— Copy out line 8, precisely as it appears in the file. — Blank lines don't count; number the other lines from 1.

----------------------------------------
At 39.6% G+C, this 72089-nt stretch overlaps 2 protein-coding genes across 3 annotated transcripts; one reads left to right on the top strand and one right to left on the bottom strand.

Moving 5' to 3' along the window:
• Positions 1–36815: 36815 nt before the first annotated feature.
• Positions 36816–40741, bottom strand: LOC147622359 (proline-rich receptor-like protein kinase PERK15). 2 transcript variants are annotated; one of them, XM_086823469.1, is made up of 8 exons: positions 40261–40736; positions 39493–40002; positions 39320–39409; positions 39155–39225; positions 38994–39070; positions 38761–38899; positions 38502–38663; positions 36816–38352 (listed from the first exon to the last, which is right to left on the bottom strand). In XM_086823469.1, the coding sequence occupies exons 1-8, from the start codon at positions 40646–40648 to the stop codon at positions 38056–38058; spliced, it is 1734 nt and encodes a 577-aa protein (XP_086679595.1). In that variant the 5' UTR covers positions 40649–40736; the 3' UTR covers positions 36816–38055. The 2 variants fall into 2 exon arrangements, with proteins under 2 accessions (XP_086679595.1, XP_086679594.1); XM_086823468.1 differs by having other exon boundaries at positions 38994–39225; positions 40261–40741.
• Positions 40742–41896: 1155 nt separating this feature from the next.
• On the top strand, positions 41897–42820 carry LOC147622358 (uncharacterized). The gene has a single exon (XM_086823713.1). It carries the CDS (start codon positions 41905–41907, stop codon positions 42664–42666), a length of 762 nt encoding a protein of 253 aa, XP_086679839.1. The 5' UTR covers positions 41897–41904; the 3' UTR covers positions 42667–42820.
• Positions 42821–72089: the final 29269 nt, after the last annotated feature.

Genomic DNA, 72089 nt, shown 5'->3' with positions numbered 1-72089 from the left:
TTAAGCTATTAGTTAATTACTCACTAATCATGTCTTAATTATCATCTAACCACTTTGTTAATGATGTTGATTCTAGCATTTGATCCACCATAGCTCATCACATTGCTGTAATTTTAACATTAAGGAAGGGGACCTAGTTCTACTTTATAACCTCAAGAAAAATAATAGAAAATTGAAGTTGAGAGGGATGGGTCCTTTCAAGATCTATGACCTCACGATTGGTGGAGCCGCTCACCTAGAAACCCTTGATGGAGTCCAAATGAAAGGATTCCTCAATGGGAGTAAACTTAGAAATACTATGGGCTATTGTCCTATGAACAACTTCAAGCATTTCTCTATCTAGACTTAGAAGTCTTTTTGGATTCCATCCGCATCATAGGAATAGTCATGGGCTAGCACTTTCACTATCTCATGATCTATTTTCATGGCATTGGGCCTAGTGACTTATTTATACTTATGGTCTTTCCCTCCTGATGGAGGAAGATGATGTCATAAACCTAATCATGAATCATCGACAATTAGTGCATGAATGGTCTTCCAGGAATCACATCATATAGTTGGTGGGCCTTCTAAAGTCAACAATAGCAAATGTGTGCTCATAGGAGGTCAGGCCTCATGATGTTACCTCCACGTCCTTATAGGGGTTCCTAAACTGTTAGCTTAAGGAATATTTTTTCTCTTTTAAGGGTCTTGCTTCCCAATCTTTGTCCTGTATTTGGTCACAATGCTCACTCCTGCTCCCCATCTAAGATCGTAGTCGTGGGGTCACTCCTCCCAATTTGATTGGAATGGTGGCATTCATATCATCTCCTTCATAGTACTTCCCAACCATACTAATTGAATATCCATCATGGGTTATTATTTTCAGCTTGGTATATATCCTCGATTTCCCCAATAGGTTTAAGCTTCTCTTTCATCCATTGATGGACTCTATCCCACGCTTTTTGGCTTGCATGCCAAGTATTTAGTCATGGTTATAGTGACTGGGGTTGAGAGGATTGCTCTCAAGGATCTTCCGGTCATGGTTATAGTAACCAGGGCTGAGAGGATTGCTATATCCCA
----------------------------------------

Genomic DNA, 72089 nt, shown 5'->3' with positions numbered 1-72089 from the left: